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According to its own website, Barraba 'is a lovely little country town filled with character and friendly people... and is very proud of its history'.
This series of photos is largely due to a very friendly driver, who allowed a couple of middle-aged rail nuts to shoot out the front of his conveyance during the 55 kilometre journey from Tamworth to Barraba and return one cool winter morning in either 1976 or 1977 (a family debate rages on the timing of this trip).
It is agreed that this journey was undertaken as part of a Nurail excursion. For those under 40 years of age, a Nurail ticket in the 1970s and 1980s permitted the holder near-unlimited travel across the NSW rail & bus network for a relatively modest fee. It was, in any terms, a bargain. And our Photographer sure knows bargains.
Turning first to the steed - HPC402 - humming away in the dock at Tamworth. I suspect this photograph was taken after the trip to Barraba as the early morning sun is absent.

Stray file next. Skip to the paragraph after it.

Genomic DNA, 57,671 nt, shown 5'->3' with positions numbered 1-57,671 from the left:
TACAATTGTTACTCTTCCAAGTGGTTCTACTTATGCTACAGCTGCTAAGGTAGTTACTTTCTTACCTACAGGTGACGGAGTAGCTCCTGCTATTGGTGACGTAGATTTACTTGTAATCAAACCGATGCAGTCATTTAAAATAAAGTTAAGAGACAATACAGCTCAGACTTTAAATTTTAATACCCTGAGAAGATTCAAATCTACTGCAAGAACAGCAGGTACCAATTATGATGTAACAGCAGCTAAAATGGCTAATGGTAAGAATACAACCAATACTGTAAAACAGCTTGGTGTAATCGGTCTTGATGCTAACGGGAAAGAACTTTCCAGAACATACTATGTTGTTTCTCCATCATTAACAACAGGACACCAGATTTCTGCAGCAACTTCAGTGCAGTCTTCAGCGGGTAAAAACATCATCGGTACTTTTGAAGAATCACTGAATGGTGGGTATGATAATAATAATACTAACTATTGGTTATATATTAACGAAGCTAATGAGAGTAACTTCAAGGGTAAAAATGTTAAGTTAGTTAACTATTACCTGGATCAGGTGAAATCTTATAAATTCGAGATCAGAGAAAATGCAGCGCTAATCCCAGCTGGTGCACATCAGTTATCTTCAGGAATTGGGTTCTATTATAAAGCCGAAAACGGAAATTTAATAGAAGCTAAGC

Here is the evidence of the driver's acquiescence to the art of railway photography. First, the West Tamworth viaduct.
And this is, I think, the rail bridge over Barraba Creek. Google Maps suggests that it is still in place at the time of writing in 2020.
Happy to be corrected - bridge recognition is not a forte.
And to Barraba itself...
There was a reason for Barraba's branchline - a mine. 4861 was caught posing at the head of a short train with its containerised product.
I am pretty sure I have posted this photograph previously, but I have fiddled with it a bit to get more light onto the side of the train.
This article first appeared on nswrailrambler.blogspot.com
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